Subareas: 1.3. School management; 2.1. Teacher skills and competences; 2.2. Teachers and their relationships with pupils and parents; 2.3. Initial Teacher Education and Continuing Professional Development of teachers; 3.1. Well-being of learners; 3.2. Learners' participation in school life; 3.3. Career guidance and support; 3.4. Curriculum and learning paths; 3.5. Learning and assessment; 3.6. Extended and extra-curricular learning; 3.7. Monitoring learners at risk; 3.10. Targeted support - special educational needs and learning difficulties; 3.11. Targeted support - disadvantaged socio-economic background; 4.2. Parents' involvement in school governance; 4.3. Spaces for parents and involvement in educational activities; 4.4. Family learning; 5.1. Multidisciplinary teams; 5.2. Stakeholders' networks; 5.3. Partnerships - employers and businesses; 5.4. Partnerships: Community organisations and civic society

Language: EN

Country: United Kingdom

NIACE Family Learning

NIACE?s Family Learning Inquiry for England and Wales demonstrates that through parents/carers accessing Family Learning provision there is positive impact in a range of cross-cutting policy areas affecting the lives of families. This impact is likely to reduce early school leaving due to the influence it has on families and provide a return on investment to society many times over.

Area: 4. Parental involvement

Subarea: 4.4. Family learning

Language: BG; CZ; DA; DE; EL; EN; ES; ET; FI; FR; HR; HU; IT; LT; LV; MT; NL; PL; PT; RO; SK; SL; SV

Country: United Kingdom

Nordic Projects to Combat School Dropout

The aim of the report Nordic Projects to Combat School Dropout is to improve and inspire new initiatives for young people, and to create enriching contacts between actors and organisations in the Nordic region.
The Nordic Web Resource on Dropout from Upper Secondary Education was a project commissioned by the Nordic Council of Ministers and run by the Nordic Welfare Centre between 2012 and 2015. The aim of the project was to compile good examples of initiatives aimed at increasing the proportion of young people in the Nordic region who complete upper secondary education.

Areas: 1. School governance; 2. Teachers; 3. Support to learners; 4. Parental involvement; 5. Stakeholders involvement

Subareas: 1.1. School culture and climate; 1.2. School planning and monitoring; 1.3. School management; 1.4. Cooperation within education systems; 2.1. Teacher skills and competences; 2.2. Teachers and their relationships with pupils and parents; 2.3. Initial Teacher Education and Continuing Professional Development of teachers; 2.4. Well-being of teachers; 3.1. Well-being of learners; 3.2. Learners' participation in school life; 3.3. Career guidance and support; 3.4. Curriculum and learning paths; 3.5. Learning and assessment; 3.6. Extended and extra-curricular learning; 3.7. Monitoring learners at risk; 3.8. Targeted support - Language; 3.9. Targeted support: Migrants, Roma; 3.10. Targeted support - special educational needs and learning difficulties; 3.11. Targeted support - disadvantaged socio-economic background; 4.1. Communication and information; 4.2. Parents' involvement in school governance; 4.3. Spaces for parents and involvement in educational activities; 4.4. Family learning; 5.1. Multidisciplinary teams; 5.2. Stakeholders' networks; 5.3. Partnerships - employers and businesses; 5.4. Partnerships: Community organisations and civic society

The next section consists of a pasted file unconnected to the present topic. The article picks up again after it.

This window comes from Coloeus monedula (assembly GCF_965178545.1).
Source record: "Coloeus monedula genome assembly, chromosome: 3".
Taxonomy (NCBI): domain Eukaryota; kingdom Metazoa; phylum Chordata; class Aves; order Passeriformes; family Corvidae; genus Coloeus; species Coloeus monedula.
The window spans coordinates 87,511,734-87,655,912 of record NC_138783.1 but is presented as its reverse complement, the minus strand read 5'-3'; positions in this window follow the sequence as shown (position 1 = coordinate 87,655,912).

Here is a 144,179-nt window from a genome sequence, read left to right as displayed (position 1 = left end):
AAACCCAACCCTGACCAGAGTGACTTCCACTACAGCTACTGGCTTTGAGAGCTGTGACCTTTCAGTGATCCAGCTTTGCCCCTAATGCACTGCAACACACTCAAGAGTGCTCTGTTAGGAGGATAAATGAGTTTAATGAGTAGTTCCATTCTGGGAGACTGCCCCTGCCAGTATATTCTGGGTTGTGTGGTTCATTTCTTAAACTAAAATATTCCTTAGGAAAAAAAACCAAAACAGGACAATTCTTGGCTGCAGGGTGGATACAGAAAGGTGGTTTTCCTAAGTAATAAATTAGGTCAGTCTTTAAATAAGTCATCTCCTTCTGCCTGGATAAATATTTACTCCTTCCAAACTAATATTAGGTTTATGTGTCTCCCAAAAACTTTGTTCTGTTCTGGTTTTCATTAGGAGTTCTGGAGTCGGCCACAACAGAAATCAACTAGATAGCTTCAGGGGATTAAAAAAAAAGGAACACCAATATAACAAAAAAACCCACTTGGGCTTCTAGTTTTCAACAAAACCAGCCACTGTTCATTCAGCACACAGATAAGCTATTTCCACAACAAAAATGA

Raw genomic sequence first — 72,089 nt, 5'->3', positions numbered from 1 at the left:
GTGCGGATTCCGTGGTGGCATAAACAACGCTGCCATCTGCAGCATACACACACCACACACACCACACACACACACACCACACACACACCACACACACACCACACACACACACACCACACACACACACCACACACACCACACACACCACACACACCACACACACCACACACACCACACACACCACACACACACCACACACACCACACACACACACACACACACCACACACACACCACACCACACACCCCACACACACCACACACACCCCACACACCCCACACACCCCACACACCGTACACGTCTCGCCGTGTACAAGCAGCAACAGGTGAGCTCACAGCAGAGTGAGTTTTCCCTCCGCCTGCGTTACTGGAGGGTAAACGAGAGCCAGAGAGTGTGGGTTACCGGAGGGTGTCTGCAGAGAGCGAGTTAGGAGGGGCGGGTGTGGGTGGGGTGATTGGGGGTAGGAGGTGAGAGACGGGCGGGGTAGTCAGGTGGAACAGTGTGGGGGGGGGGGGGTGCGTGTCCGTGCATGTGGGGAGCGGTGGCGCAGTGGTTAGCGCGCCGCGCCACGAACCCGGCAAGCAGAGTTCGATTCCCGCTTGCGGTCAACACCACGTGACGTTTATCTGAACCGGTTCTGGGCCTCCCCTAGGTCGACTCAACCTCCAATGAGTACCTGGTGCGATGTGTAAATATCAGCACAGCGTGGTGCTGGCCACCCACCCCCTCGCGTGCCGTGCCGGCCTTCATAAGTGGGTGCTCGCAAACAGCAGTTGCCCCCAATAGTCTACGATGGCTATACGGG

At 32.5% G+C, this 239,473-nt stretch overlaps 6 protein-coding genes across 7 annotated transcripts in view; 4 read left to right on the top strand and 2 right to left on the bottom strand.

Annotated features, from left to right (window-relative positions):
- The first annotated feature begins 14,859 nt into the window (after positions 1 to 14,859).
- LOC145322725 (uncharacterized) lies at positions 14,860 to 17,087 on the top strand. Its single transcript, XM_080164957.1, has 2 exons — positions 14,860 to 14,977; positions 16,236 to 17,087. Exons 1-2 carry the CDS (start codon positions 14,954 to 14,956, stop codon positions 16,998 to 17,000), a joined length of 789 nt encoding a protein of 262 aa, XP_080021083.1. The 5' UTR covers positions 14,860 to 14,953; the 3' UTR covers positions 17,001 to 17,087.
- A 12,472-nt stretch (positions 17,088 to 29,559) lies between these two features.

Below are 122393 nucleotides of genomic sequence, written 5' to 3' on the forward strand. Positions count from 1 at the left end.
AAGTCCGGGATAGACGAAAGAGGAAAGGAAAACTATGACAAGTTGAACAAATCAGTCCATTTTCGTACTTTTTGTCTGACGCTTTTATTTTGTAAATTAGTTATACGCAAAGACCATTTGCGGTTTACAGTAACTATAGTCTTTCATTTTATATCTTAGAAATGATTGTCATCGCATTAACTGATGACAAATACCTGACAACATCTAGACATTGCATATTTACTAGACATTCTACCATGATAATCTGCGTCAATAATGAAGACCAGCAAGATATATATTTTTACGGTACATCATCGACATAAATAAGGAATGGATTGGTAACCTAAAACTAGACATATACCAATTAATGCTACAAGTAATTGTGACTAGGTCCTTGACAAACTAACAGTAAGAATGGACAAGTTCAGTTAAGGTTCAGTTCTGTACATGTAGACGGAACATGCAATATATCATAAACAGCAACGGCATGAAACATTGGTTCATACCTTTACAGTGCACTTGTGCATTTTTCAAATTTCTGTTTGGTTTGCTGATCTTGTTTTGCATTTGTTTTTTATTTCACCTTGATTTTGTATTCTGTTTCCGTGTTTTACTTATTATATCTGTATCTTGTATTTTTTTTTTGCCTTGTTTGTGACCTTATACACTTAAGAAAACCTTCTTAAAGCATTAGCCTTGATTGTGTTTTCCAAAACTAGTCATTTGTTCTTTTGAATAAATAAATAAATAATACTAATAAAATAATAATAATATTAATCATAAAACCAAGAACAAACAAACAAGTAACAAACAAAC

Language: EN

Country: Denmark; Finland; Iceland; Norway; Sweden

Parental Involvement for Early School Leaving Prevention

This report seeks to inform and guide the short and medium term strategic planning of the 10 Urbact - PREVENT city municipalities and all other municipalities, local authorities and schools across Europe with regard to parental involvement in education for prevention of early school leaving. This review is based on an analysis of EU Commission and Council documents on ESL and social inclusion, a dialogue and ongoing consultation process with the 10 municipalities engaged in the Urbact - PREVENT project and it interrogates international research relevant to this area. PREVENT is funded by the EU Urbact programme.

Areas: 4. Parental involvement; 5. Stakeholders involvement

Subareas: 4.1. Communication and information; 4.2. Parents' involvement in school governance; 4.3. Spaces for parents and involvement in educational activities; 4.4. Family learning; 5.4. Partnerships: Community organisations and civic society

Language: BG; CZ; DA; DE; EL; EN; ES; ET; FI; FR; HR; HU; IT; LT; LV; MT; NL; PL; PT; RO; SK; SL; SV

Country: Albania; Austria; Belgium; Bulgaria; Croatia; Cyprus; Czech Republic; Denmark; Estonia; Finland; France; Germany; Greece; Hungary; Iceland; Ireland; Italy; Latvia; Lithuania; Luxembourg; Malta; Netherlands; North Macedonia; Norway; Poland; Portugal; Romania; Serbia; Slovakia; Slovenia; Spain; Sweden; Turkey; United Kingdom

Show next 10 results